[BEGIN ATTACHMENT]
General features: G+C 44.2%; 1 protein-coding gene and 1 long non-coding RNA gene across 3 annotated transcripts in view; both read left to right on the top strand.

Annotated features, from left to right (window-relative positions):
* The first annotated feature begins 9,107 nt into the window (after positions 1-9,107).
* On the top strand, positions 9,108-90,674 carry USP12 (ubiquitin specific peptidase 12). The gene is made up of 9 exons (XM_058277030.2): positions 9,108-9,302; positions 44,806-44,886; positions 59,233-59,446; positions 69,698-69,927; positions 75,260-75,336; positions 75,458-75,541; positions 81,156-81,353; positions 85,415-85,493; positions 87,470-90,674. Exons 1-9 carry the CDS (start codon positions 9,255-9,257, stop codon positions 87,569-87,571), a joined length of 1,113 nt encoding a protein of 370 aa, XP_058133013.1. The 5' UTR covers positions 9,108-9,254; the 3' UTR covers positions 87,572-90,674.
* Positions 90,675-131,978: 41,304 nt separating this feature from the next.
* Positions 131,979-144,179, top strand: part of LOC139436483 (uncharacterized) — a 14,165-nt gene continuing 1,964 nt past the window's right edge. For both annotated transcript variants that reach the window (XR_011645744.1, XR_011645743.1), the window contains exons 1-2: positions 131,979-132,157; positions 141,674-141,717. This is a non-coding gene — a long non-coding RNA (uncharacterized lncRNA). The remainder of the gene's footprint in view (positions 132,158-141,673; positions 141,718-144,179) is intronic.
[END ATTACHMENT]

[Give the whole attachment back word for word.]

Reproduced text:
General features: G+C 44.2%; 1 protein-coding gene and 1 long non-coding RNA gene across 3 annotated transcripts in view; both read left to right on the top strand.

Annotated features, from left to right (window-relative positions):
* The first annotated feature begins 9,107 nt into the window (after positions 1-9,107).
* On the top strand, positions 9,108-90,674 carry USP12 (ubiquitin specific peptidase 12). The gene is made up of 9 exons (XM_058277030.2): positions 9,108-9,302; positions 44,806-44,886; positions 59,233-59,446; positions 69,698-69,927; positions 75,260-75,336; positions 75,458-75,541; positions 81,156-81,353; positions 85,415-85,493; positions 87,470-90,674. Exons 1-9 carry the CDS (start codon positions 9,255-9,257, stop codon positions 87,569-87,571), a joined length of 1,113 nt encoding a protein of 370 aa, XP_058133013.1. The 5' UTR covers positions 9,108-9,254; the 3' UTR covers positions 87,572-90,674.
* Positions 90,675-131,978: 41,304 nt separating this feature from the next.
* Positions 131,979-144,179, top strand: part of LOC139436483 (uncharacterized) — a 14,165-nt gene continuing 1,964 nt past the window's right edge. For both annotated transcript variants that reach the window (XR_011645744.1, XR_011645743.1), the window contains exons 1-2: positions 131,979-132,157; positions 141,674-141,717. This is a non-coding gene — a long non-coding RNA (uncharacterized lncRNA). The remainder of the gene's footprint in view (positions 132,158-141,673; positions 141,718-144,179) is intronic.